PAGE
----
Gay marriage not a Baptist fight


Rev. Larry L. Greenfield, executive minister of the American Baptist Churches of Metro Chicago

As a Baptist Christian, it grieves me that some of my sisters and brothers in the faith are advocating a position on how the government should deal with same-sex marriage that directly violates what Baptists stand for. The media report that some Baptist clergy are now teaming up with secular opponents of marriage equality to put pressure on members of the Illinois House of Representatives to vote against legislation the Illinois Senate has already passed.

As Baptists we believe that government should have no power to dictate what religious communities teach or expect of their members — that is, there can be no state religion or state-endorsed religion. But that is exactly what some of my Baptist clergy colleagues are demanding: that their own beliefs about marriage be imposed by the government on everyone else, including other religious communities. Not only does that position violate the First Amendment of the U.S. Constitution, it also violates Baptist principles.

But that’s just part of the violation of Baptist principles. We also believe, as Baptists, that authentic religious faith must be grounded, expressed and lived freely, without restrictions by the state. Churches and other religious organizations must be free to instruct and even demand that their members abide by their own religious teachings on a whole range of beliefs and practices, including those that have to do with marriage — such as who can and can’t be married within their tradition. (That, by the way, is what the proposed legislation guarantees.)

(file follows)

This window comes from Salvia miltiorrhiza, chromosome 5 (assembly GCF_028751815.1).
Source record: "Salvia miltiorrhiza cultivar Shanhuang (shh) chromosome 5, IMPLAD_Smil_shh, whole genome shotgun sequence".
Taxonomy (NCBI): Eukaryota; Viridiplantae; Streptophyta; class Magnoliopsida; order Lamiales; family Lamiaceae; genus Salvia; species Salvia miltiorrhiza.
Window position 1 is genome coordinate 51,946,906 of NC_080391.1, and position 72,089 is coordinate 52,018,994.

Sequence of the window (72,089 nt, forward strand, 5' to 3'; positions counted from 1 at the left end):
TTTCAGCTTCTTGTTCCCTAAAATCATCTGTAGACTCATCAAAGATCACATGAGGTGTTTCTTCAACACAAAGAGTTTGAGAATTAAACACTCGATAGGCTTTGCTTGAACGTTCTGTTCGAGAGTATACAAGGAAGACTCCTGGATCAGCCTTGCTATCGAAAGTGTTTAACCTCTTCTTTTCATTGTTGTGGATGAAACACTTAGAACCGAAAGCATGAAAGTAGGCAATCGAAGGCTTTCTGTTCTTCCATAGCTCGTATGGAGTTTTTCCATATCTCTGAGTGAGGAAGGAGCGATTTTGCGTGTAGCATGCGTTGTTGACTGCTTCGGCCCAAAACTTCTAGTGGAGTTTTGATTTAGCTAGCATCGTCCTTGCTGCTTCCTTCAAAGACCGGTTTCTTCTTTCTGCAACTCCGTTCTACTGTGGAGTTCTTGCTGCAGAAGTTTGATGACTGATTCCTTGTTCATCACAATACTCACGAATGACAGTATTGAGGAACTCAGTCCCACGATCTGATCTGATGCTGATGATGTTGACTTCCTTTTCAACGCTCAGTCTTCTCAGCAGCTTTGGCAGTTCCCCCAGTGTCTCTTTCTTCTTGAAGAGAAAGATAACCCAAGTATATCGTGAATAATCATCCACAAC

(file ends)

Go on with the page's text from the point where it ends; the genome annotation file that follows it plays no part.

But it would be a violation of that principle of freedom, which we Baptists cherish so deeply, if we demand that the government impose our beliefs on other religious communities.

We insist that we have the divine and constitutional right to provide moral instruction to our own members on issues such as marriage. The counterpart is that we insist that other religious communities have that same divine and constitutional right.

This is a time for Baptists, clergy and lay people alike to stand up for Baptist principles, even if that means that the government allows gay and lesbian people the constitutional freedom to do something (in this case, marry) that some among us believe is unbiblical. It also means, as a matter of Baptist principles, that we allow others among us (Baptists and non-Baptists) to interpret biblical teachings on marriage in a different way.

Other Christian denominations and other faith communities may have their own positions on how governments can or should be used to impose their religious beliefs and practices on everyone else. But let’s not be tempted to stray from the Baptist principles that are essential to who we are before God and the world.

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